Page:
I’m Kylie Hutchinson (a.k.a. @EvaluationMaven), independent evaluation consultant and trainer with Community Solutions Planning & Evaluation and author of Survive and Thrive: Three Steps to Enhancing Your Program Sustainability.
The word I chose to memorialize this week is a small but important one. It’s the letter “a”, as in “She asked for a final evaluation report”.
As evaluators, many of us are accustomed to providing a single (and lengthy) final report at the end of the evaluation. However, change is in the air, and many of us would also like to see the demise of the final report because it often goes unread by busy decision makers and sits on a shelf collecting dust. But a two-page briefing note doesn’t work in all situations either. Clearly, one type of report does not fit all, which is where the concept of layering comes in.
Hot Tip: Layering is a term I coined in 2008 to describe the simultaneous use of diverse report formats to communicate your evaluation results. The purpose of layering is to give different stakeholders the option to go as shallow or as deep as they choose into your evaluation findings. It works like this. Imagine a lengthy report as the meat of a burger; it can be very heavy and take a long time to digest. Final reports are often very dense documents, and not all stakeholders have the time nor appetite to eat them. Sometimes, all they want is lettuce with a bit of tomato (e.g. a newsletter), or a slice of cheese (e.g. a podcast). Or they may be rushed and can only take a quick nibble of the bun (e.g. an infographic). Some of these users will be intrigued enough to eat the whole burger, appendices and all, while others might be satisfied with just a few bites. Layering works because each communication product contains the same key messages and is linked to a more detailed option, enticing the reader to learn more if they choose. By employing diverse communication strategies for these varying appetites, you give intended users the choice of how deeply they wish to delve into the results.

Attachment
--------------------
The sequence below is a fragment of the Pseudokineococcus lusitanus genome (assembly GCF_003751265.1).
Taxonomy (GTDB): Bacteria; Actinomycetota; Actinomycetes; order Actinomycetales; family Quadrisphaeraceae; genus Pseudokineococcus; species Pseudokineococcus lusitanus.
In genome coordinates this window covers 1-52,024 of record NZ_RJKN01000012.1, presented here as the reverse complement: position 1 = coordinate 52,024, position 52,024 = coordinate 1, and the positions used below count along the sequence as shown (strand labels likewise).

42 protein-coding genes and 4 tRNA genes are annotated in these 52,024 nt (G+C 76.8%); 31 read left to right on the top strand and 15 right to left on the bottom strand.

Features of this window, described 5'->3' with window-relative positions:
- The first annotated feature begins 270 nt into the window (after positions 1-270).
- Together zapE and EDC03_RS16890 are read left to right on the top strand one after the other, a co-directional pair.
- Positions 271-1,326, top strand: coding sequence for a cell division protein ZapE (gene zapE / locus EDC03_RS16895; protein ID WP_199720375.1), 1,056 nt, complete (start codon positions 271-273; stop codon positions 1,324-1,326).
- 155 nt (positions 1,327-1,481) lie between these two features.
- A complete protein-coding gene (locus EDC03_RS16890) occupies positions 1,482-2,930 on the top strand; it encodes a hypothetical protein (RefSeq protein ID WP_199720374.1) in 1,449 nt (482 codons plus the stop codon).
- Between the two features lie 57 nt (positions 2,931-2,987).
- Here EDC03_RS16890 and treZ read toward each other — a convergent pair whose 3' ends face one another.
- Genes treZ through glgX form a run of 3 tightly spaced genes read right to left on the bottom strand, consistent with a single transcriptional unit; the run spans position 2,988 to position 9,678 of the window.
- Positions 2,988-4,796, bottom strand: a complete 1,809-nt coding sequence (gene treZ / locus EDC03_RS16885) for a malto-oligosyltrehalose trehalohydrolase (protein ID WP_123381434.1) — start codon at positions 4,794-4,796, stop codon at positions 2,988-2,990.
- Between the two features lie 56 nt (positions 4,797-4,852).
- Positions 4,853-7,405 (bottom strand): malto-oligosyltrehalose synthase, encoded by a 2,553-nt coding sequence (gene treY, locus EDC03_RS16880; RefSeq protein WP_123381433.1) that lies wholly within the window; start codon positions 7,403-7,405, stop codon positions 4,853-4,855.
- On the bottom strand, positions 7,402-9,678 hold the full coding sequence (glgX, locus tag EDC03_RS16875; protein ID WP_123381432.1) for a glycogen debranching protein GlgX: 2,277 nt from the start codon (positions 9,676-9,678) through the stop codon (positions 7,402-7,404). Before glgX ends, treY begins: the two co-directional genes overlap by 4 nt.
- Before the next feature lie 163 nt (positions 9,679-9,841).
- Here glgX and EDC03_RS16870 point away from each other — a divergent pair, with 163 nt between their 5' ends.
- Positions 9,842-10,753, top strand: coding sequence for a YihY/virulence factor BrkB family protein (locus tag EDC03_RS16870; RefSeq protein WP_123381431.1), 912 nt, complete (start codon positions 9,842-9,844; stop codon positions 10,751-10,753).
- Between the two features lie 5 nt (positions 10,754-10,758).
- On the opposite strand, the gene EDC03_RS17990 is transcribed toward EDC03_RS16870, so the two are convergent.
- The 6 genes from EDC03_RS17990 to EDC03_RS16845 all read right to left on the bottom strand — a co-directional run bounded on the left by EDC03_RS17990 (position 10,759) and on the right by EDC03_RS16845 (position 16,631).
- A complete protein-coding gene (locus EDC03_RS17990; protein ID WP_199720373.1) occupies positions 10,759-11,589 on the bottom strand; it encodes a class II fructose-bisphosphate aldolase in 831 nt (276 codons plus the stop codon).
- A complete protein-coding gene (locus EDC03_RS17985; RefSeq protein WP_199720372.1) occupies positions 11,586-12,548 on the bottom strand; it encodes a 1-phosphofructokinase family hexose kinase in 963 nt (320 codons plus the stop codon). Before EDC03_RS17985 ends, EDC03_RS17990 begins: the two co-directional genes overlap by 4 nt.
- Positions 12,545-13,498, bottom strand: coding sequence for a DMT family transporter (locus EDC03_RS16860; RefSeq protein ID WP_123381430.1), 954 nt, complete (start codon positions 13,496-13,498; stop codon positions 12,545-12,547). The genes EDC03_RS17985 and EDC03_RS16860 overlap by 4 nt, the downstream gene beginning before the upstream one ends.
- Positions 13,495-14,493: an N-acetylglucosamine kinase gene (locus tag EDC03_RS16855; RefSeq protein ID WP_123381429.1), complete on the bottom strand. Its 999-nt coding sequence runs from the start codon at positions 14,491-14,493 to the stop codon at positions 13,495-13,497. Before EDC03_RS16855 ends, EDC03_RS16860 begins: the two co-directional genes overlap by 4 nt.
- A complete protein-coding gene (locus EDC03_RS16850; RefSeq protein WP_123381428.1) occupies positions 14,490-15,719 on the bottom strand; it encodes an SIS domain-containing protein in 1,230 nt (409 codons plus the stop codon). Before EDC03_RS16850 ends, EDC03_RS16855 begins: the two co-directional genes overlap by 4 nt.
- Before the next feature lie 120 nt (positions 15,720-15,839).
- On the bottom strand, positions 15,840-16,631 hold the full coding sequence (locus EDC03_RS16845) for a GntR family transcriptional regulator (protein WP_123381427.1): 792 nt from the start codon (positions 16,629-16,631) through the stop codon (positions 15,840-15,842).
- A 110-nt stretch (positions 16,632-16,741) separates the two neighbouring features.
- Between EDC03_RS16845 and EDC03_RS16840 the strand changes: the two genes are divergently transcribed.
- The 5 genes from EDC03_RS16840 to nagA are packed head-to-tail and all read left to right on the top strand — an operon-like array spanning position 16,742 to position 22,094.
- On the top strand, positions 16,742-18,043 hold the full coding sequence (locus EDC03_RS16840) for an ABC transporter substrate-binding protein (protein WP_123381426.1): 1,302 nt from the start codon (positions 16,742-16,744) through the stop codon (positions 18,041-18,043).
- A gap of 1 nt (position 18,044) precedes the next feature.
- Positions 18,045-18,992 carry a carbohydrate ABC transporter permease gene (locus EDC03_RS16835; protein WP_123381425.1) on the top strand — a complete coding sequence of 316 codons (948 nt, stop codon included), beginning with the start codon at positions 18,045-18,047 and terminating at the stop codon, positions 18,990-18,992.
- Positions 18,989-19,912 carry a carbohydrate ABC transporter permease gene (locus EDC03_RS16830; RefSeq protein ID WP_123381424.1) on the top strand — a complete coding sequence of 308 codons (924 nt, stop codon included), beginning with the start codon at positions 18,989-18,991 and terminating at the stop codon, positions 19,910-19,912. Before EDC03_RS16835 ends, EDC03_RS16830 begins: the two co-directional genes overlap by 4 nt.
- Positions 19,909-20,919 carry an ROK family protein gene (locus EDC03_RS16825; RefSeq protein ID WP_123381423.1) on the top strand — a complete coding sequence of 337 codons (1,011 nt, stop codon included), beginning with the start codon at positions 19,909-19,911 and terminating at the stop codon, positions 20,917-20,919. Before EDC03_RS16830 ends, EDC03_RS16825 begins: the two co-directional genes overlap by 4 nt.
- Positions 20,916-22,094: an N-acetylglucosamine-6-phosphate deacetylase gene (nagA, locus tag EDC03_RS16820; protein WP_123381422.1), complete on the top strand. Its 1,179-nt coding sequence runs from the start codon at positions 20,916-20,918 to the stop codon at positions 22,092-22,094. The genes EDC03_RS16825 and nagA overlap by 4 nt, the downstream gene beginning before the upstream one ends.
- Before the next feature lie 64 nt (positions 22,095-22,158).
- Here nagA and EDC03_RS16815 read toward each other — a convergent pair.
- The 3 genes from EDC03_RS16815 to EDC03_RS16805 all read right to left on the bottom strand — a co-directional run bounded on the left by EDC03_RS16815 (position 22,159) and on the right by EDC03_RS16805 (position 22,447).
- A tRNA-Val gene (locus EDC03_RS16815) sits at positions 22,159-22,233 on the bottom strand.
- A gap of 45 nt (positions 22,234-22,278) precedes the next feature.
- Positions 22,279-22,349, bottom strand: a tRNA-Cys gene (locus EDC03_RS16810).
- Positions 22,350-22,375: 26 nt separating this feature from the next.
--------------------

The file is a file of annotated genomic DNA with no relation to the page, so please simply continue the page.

Rad Resource: A Short Primer on Effective Evaluation Reporting. In this upcoming book, I talk more about the concept of layering and present different ideas for communicating results beyond the traditional lengthy report.
The American Evaluation Association is celebrating Memorial Week in Evaluation. The contributions this week are remembrances of evaluation concepts, terms, or approaches. Do you have questions, concerns, kudos, or content to extend this aea365 contribution? Please add them in the comments section for this post on the aea365 webpage so that we may enrich our community of practice. Would you like to submit an aea365 Tip? Please send a note of interest to email@example.com . aea365 is sponsored by the American Evaluation Association and provides a Tip-a-Day by and for evaluators.